Campus to enjoy various genres of music

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Student life begins “Live in Loftin” music series; at least one band will include a student member.

By Rachel Cooper

Live music will fill the Fiesta Room of Loftin Student Center next week as this college kick-starts “Live in Loftin,” a series of four concerts this academic year.

The first show will be 11 a.m.-1 p.m. Monday in the Fiesta Room. The originally scheduled band could not perform, so the office of student life is waiting on a different group to confirm, said Carrie Hernandez, senior student success specialist.

She says it’s a great way to connect with other students and relieve a little stress.

“Sometimes you need to take some time just for yourself, to come out and unwind a little,” she said.

Music that has been showcased in the past includes rock, jazz, Tejano and Mardi Gras.

A local band, The Ghost In The Machine, will perform Oct. 10.

The band is composed of five members: vocalist and guitarist Darius Davila, keyboard player John Compton, bassist Josh Delarosa, drummer Judah Davila and guitarist Emilio Aguilar, a music and audio engineering sophomore.

Davila described their music as indie rock with post-punk influences.

“I’d say our biggest inspirations are bands like Joy Division, The Strokes, Arctic Monkeys, The Doors, for sure, and Iggy Pop and The Stooges.”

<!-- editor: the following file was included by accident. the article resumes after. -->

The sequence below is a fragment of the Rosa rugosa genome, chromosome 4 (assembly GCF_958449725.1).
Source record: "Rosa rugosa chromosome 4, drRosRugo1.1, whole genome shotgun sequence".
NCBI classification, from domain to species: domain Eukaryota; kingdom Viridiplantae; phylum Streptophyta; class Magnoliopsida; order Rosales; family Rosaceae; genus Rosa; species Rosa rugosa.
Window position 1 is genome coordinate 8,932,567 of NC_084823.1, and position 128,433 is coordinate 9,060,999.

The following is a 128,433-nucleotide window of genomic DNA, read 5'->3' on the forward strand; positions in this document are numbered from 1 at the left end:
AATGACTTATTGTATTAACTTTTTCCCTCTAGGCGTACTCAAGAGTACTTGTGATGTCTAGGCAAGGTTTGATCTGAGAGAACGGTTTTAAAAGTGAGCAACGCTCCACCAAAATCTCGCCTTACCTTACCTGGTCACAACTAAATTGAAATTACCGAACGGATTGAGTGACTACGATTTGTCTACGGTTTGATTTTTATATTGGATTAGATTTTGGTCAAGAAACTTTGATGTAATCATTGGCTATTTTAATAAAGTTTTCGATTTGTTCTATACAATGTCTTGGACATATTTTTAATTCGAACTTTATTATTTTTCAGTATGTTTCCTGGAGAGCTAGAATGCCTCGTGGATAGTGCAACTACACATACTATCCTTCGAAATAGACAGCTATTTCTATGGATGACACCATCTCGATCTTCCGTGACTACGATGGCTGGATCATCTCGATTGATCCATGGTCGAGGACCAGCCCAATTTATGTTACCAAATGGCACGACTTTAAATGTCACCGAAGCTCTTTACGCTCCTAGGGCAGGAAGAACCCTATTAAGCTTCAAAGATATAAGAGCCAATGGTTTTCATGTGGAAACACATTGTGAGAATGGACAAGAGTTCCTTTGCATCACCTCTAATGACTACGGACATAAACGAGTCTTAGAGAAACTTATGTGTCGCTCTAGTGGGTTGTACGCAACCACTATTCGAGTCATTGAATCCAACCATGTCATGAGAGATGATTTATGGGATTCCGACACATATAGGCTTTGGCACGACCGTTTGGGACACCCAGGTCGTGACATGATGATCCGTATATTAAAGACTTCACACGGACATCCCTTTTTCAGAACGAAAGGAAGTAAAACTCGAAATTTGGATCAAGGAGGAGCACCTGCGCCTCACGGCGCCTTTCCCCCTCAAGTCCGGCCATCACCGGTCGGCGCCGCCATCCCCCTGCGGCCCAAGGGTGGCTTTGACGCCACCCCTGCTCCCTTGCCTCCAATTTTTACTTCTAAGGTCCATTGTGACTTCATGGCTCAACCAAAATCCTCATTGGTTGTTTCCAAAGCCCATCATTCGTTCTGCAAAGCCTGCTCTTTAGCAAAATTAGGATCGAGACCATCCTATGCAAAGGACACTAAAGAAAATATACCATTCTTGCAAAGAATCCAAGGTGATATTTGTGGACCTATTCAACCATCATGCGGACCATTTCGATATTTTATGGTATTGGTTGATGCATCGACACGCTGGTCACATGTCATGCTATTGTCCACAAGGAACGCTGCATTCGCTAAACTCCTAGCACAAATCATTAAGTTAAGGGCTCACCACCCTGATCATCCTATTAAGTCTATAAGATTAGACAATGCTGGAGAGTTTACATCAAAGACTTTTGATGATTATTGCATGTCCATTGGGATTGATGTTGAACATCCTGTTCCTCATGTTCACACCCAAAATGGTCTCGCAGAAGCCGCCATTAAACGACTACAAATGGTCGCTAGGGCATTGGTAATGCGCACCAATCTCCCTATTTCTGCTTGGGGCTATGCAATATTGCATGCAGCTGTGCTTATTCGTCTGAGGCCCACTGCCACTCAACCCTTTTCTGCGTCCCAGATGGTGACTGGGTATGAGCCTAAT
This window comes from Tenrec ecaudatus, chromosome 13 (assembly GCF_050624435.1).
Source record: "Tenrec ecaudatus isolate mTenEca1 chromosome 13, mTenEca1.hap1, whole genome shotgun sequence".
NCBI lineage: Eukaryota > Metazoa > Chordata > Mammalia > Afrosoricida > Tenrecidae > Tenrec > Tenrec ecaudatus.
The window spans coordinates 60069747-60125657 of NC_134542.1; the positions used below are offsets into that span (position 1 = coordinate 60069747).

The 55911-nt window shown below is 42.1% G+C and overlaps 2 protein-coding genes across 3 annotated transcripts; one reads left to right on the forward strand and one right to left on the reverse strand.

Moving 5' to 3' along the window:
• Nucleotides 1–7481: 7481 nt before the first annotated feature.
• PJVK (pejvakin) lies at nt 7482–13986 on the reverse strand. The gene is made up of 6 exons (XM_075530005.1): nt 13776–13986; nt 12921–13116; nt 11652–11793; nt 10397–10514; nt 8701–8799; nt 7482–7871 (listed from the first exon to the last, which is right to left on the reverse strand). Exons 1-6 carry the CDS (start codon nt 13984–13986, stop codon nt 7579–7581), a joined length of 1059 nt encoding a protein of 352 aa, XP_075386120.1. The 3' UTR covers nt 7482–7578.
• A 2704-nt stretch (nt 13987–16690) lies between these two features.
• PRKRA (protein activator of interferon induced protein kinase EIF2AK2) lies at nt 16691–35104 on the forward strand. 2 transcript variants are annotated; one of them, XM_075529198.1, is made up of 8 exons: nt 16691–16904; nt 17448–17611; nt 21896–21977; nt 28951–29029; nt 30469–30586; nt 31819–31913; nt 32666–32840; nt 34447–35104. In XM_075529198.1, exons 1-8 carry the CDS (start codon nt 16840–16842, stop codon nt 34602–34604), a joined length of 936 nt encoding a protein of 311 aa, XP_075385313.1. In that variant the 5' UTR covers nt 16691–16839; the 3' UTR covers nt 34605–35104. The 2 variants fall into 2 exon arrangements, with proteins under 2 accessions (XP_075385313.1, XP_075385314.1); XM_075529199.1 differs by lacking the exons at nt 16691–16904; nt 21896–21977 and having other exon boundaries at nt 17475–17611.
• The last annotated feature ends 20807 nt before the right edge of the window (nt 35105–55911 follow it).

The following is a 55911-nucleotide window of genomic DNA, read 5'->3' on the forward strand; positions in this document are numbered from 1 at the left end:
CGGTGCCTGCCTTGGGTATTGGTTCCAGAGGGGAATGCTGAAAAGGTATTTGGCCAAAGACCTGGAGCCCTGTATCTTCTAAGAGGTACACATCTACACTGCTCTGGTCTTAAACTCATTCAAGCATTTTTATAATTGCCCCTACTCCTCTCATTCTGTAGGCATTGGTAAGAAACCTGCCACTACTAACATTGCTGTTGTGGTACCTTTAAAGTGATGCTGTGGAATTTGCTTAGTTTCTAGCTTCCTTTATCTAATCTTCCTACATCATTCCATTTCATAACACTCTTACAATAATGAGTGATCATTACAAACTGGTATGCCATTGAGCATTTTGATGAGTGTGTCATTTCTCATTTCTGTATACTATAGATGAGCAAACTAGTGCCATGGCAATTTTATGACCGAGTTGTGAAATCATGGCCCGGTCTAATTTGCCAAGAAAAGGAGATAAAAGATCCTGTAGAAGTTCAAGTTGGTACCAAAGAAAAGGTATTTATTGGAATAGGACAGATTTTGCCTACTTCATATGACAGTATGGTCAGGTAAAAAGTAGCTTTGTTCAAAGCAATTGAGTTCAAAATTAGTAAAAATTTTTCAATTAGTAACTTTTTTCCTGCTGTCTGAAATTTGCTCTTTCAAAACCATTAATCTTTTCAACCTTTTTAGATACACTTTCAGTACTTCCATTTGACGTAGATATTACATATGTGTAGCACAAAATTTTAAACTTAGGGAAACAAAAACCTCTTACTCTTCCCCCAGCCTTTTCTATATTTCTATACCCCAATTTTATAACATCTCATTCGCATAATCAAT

He said a book inspired the band’s name. He was watching a documentary and heard a quote along the lines of “the mind is a machine that a ghost can operate.”

After looking it up, he discovered a book called “The Ghost In The Machine” by Arthur Koestler. Davila decided to read it.

The book is a novel with psychological and philosophical elements, he said.

The band name “just kinda stuck,” he said.

Students should not feel stuck if they cannot attend the entire two-hour concert, Hernandez said. She suggested that those who don’t have time to stay can “pop on by for a few minutes.”

She said students and employees should take a break out of their day from studying or being cooped up in their office.

If attending a concert at school seems unusual for students, playing a concert at a school is equally unusual for Davila.

The Ghost In The Machine usually performs at venues on the St. Mary’s strip.

“None of us have played on a college campus,” Davila said. “What’s cool about this is it’s on, like, an educational field.”

He said it’s not every day you can go to school and hear live bands playing.

“It will help school be a better place,” Davila said.

Hernandez invites student bands to contact her if they want to perform at Live in Loftin, which will continue next semester April 10 and 24.

Students and faculty are encouraged to bring a lunch, and the event will include free popcorn.

She said the Fiesta Room now has a permanent wall on the side that once opened out into Loftin, so students should not be discouraged to open the door to enjoy the bands.

For more information, contact Hernandez at or in Room 260A of Loftin.


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